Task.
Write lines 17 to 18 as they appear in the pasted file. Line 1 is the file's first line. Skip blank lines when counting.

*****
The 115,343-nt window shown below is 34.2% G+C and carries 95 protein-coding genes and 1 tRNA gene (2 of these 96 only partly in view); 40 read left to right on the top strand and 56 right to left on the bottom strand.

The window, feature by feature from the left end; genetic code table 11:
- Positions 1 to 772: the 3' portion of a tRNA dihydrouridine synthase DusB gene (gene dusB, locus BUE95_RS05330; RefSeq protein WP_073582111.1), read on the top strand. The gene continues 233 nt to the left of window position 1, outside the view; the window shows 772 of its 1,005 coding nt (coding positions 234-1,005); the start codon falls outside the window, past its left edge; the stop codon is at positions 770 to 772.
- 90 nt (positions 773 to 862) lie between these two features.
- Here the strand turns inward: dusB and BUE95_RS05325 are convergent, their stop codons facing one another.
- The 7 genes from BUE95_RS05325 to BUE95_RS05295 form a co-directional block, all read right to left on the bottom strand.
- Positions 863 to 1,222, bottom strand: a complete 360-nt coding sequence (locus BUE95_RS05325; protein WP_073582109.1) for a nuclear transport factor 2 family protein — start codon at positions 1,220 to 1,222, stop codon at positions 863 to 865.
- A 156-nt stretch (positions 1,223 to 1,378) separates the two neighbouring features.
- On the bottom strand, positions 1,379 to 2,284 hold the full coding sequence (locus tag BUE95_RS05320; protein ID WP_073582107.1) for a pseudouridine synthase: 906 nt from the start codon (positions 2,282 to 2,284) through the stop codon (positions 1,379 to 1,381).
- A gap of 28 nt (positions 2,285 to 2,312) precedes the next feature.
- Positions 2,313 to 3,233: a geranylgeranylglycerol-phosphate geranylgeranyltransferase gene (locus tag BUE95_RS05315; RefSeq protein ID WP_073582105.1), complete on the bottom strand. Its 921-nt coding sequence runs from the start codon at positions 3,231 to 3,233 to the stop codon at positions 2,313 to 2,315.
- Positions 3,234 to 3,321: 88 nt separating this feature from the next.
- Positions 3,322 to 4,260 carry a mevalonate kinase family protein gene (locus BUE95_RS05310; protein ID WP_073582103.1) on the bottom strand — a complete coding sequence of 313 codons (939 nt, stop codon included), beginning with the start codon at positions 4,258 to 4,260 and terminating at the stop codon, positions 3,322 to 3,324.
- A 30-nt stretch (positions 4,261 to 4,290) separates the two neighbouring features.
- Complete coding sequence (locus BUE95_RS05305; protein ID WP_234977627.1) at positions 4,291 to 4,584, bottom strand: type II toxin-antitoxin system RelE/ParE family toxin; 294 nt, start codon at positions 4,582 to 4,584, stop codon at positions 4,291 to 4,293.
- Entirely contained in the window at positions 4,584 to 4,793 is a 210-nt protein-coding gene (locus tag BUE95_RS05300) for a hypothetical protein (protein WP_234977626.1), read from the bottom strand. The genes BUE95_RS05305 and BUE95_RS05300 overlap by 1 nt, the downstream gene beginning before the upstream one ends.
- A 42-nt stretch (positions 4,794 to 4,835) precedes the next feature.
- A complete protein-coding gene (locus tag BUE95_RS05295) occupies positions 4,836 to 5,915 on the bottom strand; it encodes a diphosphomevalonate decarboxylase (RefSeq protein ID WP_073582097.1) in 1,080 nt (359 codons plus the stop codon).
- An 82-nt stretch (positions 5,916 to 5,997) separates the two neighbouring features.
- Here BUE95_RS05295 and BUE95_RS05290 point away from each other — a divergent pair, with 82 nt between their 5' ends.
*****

- A 42-nt stretch (positions 4,794 to 4,835) precedes the next feature.
- A complete protein-coding gene (locus tag BUE95_RS05295) occupies positions 4,836 to 5,915 on the bottom strand; it encodes a diphosphomevalonate decarboxylase (RefSeq protein ID WP_073582097.1) in 1,080 nt (359 codons plus the stop codon).